But, nothing is written in stone here -- not even close. Merely thoughts leaking from my mind onto the page. I'm not even giving the future any serious thought -- just listening to what arises.

Sunday, June 23, 2013

Garden gains -- and losses

Why is it that computers change things that don't need to be changed, with no explanation? I know, there will never be an answer to that question.  What's changed this time is how photos are downloaded from my camera -- in the span of a week or two of non-use, once I returned from Bhavana I noticed the process was different, different windows opened, but I didn't change any settings. I lost some of the Bhavana photos, and I lost a couple of photos I just took out in the yard -- easily replaced and somehow I got this one to save on the computer. Microsoft doesn't like the fact that I'm using my old Roxio photo software instead of Windows -- I think that's the basic problem.

But anyway..... I thought I'd show what's happening out in the back yard.

It's late in the day so it's shadowy, but the point is the greenery around the four raised beds. Greenery that used to be cedar mulch walkways, but is now weeds. I fought them last year, even over the winter, but finally admitted defeat when warmer weather and rains arrived. I just can't do it any more. I could use Roundup, but that grinds every nerve in my body. So the weeds grow and are cut when the grass is cut.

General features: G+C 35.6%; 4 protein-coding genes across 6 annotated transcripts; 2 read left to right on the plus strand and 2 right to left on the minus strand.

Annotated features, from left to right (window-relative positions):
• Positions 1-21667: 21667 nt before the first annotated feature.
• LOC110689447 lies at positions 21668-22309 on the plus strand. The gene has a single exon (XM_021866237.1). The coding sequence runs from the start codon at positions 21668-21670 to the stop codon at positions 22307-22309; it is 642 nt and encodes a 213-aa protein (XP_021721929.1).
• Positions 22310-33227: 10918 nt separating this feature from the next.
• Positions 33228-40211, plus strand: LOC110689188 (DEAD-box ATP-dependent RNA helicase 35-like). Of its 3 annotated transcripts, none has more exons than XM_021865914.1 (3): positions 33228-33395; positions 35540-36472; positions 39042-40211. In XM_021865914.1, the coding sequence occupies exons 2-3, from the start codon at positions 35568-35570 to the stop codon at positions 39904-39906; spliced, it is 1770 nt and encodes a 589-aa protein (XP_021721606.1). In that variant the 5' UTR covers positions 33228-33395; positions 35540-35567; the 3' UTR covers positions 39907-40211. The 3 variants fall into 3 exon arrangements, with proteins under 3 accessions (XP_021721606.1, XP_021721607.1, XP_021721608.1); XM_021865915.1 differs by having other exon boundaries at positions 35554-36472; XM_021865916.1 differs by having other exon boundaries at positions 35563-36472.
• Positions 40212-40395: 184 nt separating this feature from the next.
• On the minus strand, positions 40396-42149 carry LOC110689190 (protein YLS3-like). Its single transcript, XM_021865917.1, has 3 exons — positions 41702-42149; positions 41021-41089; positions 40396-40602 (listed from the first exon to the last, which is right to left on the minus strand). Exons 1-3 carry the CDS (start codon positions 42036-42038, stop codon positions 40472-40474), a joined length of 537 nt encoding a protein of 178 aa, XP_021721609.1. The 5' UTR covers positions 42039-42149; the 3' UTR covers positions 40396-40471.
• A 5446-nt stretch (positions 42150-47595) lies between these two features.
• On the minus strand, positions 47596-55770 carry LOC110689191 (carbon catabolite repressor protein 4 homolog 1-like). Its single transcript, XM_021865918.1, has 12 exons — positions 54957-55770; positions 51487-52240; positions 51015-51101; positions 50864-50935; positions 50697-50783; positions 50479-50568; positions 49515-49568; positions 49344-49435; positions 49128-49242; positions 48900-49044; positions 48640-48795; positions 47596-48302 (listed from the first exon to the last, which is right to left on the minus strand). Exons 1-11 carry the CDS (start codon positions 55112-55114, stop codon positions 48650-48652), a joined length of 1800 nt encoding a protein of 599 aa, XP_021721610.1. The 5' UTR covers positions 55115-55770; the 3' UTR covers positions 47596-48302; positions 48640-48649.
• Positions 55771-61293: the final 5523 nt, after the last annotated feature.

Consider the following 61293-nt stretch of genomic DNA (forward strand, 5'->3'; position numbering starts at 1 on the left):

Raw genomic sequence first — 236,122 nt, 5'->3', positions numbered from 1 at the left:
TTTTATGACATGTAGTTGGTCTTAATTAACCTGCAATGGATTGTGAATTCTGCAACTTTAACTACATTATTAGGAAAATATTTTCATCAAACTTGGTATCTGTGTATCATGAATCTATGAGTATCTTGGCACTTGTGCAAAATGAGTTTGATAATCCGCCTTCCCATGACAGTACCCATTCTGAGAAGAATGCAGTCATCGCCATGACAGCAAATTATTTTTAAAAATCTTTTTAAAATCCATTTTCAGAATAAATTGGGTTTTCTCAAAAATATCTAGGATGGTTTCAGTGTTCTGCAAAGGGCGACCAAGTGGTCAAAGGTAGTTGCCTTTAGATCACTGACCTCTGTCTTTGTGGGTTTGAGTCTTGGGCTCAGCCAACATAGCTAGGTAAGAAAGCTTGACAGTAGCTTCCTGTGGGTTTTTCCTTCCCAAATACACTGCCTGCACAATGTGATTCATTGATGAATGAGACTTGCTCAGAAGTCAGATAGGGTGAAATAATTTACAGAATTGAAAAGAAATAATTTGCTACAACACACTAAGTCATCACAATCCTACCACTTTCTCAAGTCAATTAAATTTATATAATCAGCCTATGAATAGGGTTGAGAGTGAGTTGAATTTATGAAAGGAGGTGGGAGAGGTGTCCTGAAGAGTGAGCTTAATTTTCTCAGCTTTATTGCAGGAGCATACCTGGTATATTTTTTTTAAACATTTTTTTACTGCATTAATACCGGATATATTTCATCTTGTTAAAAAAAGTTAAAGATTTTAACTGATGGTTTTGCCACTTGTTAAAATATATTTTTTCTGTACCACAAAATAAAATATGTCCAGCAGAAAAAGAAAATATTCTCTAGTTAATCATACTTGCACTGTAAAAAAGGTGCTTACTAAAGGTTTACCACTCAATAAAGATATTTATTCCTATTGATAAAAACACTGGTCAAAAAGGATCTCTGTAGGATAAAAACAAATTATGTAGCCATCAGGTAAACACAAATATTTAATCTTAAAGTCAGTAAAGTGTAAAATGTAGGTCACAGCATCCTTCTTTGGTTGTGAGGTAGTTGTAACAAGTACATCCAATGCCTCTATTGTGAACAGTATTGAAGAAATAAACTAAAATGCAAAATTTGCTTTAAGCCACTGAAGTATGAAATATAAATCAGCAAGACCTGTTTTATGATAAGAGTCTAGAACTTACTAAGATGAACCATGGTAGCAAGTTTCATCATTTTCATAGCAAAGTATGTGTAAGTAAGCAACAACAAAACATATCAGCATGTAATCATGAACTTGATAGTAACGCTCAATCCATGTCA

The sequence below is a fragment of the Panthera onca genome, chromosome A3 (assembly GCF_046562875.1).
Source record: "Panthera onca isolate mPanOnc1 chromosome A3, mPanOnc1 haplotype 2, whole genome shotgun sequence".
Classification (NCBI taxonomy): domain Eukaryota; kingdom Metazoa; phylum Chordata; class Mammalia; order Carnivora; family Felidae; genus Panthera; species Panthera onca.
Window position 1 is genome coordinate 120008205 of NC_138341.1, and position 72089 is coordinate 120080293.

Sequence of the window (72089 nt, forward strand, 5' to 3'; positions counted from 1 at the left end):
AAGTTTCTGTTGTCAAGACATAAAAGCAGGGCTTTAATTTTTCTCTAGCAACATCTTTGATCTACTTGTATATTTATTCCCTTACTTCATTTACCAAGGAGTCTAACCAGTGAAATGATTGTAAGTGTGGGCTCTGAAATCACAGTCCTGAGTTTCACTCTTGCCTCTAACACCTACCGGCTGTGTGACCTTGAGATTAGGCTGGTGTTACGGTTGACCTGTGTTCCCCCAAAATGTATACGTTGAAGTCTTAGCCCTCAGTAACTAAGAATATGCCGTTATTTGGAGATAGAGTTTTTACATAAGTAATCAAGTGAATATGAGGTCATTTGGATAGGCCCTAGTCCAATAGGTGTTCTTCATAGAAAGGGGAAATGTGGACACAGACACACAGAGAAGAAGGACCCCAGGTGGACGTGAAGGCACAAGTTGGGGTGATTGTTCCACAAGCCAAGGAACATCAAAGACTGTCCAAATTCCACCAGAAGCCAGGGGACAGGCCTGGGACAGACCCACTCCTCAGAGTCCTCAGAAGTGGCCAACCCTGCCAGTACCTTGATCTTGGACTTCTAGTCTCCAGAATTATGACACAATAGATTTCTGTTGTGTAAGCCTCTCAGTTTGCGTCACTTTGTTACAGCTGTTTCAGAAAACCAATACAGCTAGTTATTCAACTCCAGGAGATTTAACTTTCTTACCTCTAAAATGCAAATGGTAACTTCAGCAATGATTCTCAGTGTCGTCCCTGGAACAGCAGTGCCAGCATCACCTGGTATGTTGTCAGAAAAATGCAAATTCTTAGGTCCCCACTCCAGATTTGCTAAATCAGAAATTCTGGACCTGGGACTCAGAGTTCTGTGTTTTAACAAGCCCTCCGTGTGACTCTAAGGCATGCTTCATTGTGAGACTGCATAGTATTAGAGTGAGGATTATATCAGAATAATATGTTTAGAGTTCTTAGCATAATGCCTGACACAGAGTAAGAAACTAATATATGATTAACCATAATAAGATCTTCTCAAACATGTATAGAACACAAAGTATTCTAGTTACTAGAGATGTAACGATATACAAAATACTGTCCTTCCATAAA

Remember this? Work in progress.
And this? "finished", more or less -- and before the rosemary took over the garden. But the curved metal is in place around the rosemary, as well as the front and left edges of the cleared areas. I never got around to the other two sides and that was my downfall, particularly along the rear where bermuda grass and weeds encroached faster than I could pull/cut them out. I hate the stuff -- it's relentless. It's nice to remember that it looked decent for awhile, anyway.

And this? The summer of black plastic that killed bermuda grass so I could add the two new concrete block planting beds?

And this? Cutting out the layout for the beds -- unevenly!

And this? Digging trenches on two sides of the planting area, as well as the curved area around the rosemary, to install that nice metal edging, to keep bermuda grass from rooting through?
In the ground, ready to be filled in and finished. Only took two days to do two sides. The curved area around the rosemary came later.